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Mormon Church Loosens LGBT Restrictions Amid New 'Revelation'

On Thursday, the First Presidency of the Church of Jesus Christ of Latter-day Saints announced it loosened the rules on LGBT people. The First Presidency is the top leadership of the Mormon church. The church still considers homosexual activity and transgender identity to be sinful, but it no longer considers such identities "apostasy."

"At the direction of the First Presidency, President [Dallin H.] Oaks shared that effective immediately, children of parents who identify themselves as lesbian, gay, bisexual or transgender may be baptized without First Presidency approval if the custodial parents give permission for the baptism and understand both the doctrine that a baptized child will be taught and the covenants he or she will be expected to make," the Mormon Newsroom reported.

The change comes amid reports that First President Russel M. Nelson has had "revelation upon  revelation, knowledge upon knowledge ... that which bringeth joy, that which bringeth life eternal."

"Previously, our Handbook characterized same-gender marriage by a member as apostasy," the church noted. "While we still consider such a marriage to be a serious transgression, it will not be treated as apostasy for purposes of Church discipline. Instead, the immoral conduct in heterosexual or homosexual relationships will be treated in the same way."

According to the new policy, same-sex parents may request a blessing for their child. So long as they understand the church's teaching, they may present their child for the blessing.

"A nonmember parent or parents (including LGBT parents) can request that their baby be blessed by a worthy Melchizedek Priesthood holder," the church explained. "These parents need to understand that congregation members will contact them periodically, and that when the child who has been blessed reaches 8 years of age, a Church member will contact them and propose that the child be baptized."

The Mormon Church predicted that these "very positive" changes "should help affected families."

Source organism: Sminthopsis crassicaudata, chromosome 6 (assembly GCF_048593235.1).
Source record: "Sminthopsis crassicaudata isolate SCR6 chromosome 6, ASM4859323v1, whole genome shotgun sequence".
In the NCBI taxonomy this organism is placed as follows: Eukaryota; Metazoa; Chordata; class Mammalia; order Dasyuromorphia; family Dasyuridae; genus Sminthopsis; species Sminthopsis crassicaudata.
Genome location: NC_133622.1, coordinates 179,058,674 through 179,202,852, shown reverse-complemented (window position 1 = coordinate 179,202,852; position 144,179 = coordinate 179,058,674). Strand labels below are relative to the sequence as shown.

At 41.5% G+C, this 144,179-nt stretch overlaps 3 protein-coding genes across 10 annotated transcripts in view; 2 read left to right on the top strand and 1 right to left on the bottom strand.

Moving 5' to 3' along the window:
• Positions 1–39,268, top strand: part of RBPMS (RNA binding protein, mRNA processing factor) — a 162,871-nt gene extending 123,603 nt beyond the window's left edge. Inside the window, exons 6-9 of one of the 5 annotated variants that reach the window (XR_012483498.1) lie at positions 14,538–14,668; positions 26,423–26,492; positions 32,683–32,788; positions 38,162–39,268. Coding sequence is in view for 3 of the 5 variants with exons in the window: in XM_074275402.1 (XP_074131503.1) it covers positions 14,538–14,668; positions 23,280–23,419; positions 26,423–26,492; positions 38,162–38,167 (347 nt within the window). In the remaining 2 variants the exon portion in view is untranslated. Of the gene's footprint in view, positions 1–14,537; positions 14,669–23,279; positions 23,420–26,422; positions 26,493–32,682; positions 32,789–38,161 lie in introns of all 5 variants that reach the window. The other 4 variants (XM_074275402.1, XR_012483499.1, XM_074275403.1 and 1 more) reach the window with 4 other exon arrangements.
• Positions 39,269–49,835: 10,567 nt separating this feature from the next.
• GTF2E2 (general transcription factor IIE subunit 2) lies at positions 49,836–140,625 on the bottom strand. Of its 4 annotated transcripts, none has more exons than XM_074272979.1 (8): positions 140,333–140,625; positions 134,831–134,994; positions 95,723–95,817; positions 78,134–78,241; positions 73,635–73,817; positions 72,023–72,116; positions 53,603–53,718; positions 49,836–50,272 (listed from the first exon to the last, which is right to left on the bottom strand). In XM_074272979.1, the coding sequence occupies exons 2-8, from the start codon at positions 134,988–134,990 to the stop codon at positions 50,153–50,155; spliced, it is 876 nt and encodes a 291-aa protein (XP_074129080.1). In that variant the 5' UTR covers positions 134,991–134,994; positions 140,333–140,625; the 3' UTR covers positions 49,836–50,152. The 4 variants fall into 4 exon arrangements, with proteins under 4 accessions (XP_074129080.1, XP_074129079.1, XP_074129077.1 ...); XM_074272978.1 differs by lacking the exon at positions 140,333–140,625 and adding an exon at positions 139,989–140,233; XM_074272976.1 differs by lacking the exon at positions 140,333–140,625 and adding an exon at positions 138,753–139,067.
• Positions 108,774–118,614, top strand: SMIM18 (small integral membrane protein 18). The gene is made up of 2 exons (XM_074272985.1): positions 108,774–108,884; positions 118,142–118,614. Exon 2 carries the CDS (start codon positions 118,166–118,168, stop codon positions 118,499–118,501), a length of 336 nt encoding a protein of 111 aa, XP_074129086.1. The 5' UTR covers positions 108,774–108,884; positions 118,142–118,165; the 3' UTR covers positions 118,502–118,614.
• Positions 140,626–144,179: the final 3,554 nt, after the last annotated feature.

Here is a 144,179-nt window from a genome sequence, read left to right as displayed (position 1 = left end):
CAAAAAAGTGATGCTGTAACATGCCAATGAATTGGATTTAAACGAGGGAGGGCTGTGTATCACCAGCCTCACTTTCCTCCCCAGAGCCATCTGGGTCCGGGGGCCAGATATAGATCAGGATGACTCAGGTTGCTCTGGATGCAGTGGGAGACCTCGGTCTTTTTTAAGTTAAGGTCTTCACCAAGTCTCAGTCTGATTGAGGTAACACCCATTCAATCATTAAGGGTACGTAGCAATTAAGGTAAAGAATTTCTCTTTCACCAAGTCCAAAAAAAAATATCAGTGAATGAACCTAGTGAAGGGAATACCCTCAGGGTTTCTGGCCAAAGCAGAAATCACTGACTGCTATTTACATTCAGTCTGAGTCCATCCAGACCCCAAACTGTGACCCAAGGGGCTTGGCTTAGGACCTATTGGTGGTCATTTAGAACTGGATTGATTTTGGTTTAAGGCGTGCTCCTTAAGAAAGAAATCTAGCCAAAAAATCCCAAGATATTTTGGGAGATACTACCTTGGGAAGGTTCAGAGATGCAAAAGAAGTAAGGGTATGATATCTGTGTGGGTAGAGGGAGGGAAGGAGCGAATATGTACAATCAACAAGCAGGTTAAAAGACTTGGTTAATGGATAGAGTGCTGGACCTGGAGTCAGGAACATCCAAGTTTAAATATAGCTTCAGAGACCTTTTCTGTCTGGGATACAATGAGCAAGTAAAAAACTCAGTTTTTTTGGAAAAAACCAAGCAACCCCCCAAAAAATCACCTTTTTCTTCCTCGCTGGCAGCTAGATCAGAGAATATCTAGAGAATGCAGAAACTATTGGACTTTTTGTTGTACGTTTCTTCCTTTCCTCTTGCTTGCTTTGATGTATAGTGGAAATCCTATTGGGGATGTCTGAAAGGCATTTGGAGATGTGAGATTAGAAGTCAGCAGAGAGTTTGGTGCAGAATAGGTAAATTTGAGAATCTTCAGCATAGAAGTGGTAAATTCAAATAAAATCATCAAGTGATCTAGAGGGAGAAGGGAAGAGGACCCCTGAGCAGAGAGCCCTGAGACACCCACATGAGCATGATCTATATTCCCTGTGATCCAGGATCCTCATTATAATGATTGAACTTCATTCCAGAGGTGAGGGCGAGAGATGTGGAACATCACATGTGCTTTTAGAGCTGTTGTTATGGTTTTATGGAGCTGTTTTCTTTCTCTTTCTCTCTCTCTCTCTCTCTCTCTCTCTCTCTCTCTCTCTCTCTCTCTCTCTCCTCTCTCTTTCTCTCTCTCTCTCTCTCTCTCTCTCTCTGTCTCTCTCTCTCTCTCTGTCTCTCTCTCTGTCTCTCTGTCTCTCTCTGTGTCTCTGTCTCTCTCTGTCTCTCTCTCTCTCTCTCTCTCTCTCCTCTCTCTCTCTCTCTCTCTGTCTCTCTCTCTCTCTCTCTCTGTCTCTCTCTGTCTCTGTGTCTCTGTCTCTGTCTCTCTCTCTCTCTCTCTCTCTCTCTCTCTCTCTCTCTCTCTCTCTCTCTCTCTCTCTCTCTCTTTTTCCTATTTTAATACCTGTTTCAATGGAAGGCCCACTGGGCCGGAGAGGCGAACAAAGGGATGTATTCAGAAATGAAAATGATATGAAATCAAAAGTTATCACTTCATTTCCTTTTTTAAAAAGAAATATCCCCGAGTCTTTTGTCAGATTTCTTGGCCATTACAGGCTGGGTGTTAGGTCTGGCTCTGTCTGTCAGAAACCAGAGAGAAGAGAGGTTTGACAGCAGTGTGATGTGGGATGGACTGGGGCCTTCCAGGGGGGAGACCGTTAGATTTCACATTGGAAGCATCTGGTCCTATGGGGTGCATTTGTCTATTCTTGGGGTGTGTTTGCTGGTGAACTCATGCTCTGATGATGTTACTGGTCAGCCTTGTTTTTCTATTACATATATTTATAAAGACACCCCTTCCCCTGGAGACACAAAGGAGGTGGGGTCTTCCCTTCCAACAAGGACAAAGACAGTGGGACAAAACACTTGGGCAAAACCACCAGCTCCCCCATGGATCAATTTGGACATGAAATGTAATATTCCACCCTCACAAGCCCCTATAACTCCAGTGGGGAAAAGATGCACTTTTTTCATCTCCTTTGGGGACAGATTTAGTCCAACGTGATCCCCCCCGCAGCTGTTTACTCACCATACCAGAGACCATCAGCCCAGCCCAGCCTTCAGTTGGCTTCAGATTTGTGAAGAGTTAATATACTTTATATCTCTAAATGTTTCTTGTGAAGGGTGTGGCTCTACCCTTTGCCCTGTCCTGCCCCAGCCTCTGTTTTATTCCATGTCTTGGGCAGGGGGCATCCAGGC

"In addition, our members’ efforts to show more understanding, compassion and love should increase respect and understanding among all people of goodwill," the church added. "We want to reduce the hate and contention so common today. We are optimistic that a majority of people — whatever their beliefs and orientations — long for better understanding and less contentious communications. That is surely our desire, and we seek the help of our members and others to attain it."

The Mormon Church's policy is unlikely to convince many LGBT activists of its desire to "reduce the hate." The Church of Jesus Christ of Latter-day Saints still believes same-sex activity and transgender identity are sinful, and LGBT activists will continue to stigmatize these beliefs as "hate," as they do to Christian churches and nonprofits.

This step in the direction of conciliation may comfort some LGBT people for a time, but ultimately the activists will continue to demand complete capitulation. If anything, this policy change has signaled the Mormon Church's desire to work with LGBT people, and they will push for more and more concessions.

According to Mormon teaching, First President Nelson is a prophet who delivers God's messages to the church. His alterations to Mormon teaching are unquestionable and represent the voice of God, in their eyes.

Follow Tyler O'Neil, the author of this article, on Twitter at @Tyler2ONeil.